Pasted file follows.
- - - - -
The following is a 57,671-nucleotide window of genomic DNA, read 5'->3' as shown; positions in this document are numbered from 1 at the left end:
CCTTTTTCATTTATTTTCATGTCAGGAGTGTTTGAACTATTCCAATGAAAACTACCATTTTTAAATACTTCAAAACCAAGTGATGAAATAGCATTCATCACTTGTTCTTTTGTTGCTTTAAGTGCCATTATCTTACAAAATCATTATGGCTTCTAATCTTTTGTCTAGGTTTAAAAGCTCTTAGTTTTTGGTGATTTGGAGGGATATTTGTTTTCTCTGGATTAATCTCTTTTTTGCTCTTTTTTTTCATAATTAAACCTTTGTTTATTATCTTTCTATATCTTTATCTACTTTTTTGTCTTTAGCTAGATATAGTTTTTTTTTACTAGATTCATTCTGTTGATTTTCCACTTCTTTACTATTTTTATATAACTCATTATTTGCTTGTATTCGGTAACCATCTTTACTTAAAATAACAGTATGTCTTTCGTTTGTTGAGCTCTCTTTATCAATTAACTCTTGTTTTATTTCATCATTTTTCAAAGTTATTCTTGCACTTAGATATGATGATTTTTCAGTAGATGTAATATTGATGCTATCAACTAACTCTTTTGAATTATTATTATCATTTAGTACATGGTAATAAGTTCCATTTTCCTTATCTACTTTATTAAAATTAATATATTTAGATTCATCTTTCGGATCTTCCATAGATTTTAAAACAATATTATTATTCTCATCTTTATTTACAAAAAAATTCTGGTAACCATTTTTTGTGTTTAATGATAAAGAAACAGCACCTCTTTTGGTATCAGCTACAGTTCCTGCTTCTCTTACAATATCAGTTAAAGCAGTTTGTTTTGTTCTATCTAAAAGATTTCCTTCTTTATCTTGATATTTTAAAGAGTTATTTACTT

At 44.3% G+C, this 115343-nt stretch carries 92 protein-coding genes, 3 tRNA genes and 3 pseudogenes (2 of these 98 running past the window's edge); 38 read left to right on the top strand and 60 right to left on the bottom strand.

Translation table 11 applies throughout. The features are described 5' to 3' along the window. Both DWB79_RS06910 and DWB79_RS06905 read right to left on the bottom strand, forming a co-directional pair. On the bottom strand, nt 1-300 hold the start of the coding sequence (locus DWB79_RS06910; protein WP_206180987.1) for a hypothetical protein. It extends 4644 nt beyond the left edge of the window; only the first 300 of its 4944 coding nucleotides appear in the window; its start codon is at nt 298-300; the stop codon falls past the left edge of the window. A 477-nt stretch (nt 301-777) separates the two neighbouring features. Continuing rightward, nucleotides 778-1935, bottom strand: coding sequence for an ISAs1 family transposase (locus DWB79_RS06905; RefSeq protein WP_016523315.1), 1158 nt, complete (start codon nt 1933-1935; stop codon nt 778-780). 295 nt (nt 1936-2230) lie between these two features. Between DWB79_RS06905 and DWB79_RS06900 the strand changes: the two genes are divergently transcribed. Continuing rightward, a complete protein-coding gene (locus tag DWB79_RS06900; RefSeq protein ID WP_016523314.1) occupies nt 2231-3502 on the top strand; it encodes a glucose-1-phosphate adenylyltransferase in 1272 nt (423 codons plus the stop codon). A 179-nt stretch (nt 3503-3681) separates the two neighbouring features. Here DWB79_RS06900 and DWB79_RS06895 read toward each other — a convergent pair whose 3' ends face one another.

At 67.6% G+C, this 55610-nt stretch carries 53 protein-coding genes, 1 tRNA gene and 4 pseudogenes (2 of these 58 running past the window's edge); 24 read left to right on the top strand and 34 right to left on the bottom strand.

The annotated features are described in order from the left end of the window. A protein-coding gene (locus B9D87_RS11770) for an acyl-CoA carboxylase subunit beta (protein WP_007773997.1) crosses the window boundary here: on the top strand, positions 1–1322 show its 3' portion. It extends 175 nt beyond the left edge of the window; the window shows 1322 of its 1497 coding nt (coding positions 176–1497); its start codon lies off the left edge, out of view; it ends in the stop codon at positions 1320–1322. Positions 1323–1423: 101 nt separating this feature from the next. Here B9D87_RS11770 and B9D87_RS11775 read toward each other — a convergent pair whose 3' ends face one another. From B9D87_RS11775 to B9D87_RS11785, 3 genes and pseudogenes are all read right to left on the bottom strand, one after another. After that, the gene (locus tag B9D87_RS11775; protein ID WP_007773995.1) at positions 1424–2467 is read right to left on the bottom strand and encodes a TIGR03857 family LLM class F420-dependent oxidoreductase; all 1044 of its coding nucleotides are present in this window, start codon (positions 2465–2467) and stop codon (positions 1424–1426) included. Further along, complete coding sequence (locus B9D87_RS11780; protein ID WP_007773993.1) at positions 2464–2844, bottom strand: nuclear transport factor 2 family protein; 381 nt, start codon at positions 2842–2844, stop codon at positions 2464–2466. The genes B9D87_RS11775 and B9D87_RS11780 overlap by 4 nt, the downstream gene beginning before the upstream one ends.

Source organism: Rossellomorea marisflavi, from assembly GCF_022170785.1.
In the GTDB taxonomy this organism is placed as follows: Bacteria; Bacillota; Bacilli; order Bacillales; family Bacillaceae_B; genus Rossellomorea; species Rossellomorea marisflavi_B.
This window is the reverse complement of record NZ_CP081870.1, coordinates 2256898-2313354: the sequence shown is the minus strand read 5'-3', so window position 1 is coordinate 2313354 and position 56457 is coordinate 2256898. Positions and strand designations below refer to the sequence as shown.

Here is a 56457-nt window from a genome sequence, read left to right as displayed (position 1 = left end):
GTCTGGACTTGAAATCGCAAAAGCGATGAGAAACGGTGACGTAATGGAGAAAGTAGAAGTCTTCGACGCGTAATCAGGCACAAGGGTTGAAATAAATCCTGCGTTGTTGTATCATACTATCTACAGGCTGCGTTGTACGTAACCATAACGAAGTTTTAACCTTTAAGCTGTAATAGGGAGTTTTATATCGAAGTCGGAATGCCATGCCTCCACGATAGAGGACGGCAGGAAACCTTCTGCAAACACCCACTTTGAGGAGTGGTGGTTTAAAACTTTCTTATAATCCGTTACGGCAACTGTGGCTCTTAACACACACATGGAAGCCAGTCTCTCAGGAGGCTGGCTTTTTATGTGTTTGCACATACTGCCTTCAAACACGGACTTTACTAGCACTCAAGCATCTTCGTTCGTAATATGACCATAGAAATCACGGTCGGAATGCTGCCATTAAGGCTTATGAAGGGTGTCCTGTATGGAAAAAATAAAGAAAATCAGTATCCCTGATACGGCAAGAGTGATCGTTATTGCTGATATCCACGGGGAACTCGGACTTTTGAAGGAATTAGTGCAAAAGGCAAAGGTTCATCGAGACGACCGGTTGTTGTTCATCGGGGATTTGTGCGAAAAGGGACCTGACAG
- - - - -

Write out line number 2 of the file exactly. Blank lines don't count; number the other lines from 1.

CCTTTTTCATTTATTTTCATGTCAGGAGTGTTTGAACTATTCCAATGAAAACTACCATTTTTAAATACTTCAAAACCAAGTGATGAAATAGCATTCATCACTTGTTCTTTTGTTGCTTTAAGTGCCATTATCTTACAAAATCATTATGGCTTCTAATCTTTTGTCTAGGTTTAAAAGCTCTTAGTTTTTGGTGATTTGGAGGGATATTTGTTTTCTCTGGATTAATCTCTTTTTTGCTCTTTTTTTTCATAATTAAACCTTTGTTTATTATCTTTCTATATCTTTATCTACTTTTTTGTCTTTAGCTAGATATAGTTTTTTTTTACTAGATTCATTCTGTTGATTTTCCACTTCTTTACTATTTTTATATAACTCATTATTTGCTTGTATTCGGTAACCATCTTTACTTAAAATAACAGTATGTCTTTCGTTTGTTGAGCTCTCTTTATCAATTAACTCTTGTTTTATTTCATCATTTTTCAAAGTTATTCTTGCACTTAGATATGATGATTTTTCAGTAGATGTAATATTGATGCTATCAACTAACTCTTTTGAATTATTATTATCATTTAGTACATGGTAATAAGTTCCATTTTCCTTATCTACTTTATTAAAATTAATATATTTAGATTCATCTTTCGGATCTTCCATAGATTTTAAAACAATATTATTATTCTCATCTTTATTTACAAAAAAATTCTGGTAACCATTTTTTGTGTTTAATGATAAAGAAACAGCACCTCTTTTGGTATCAGCTACAGTTCCTGCTTCTCTTACAATATCAGTTAAAGCAGTTTGTTTTGTTCTATCTAAAAGATTTCCTTCTTTATCTTGATATTTTAAAGAGTTATTTACTT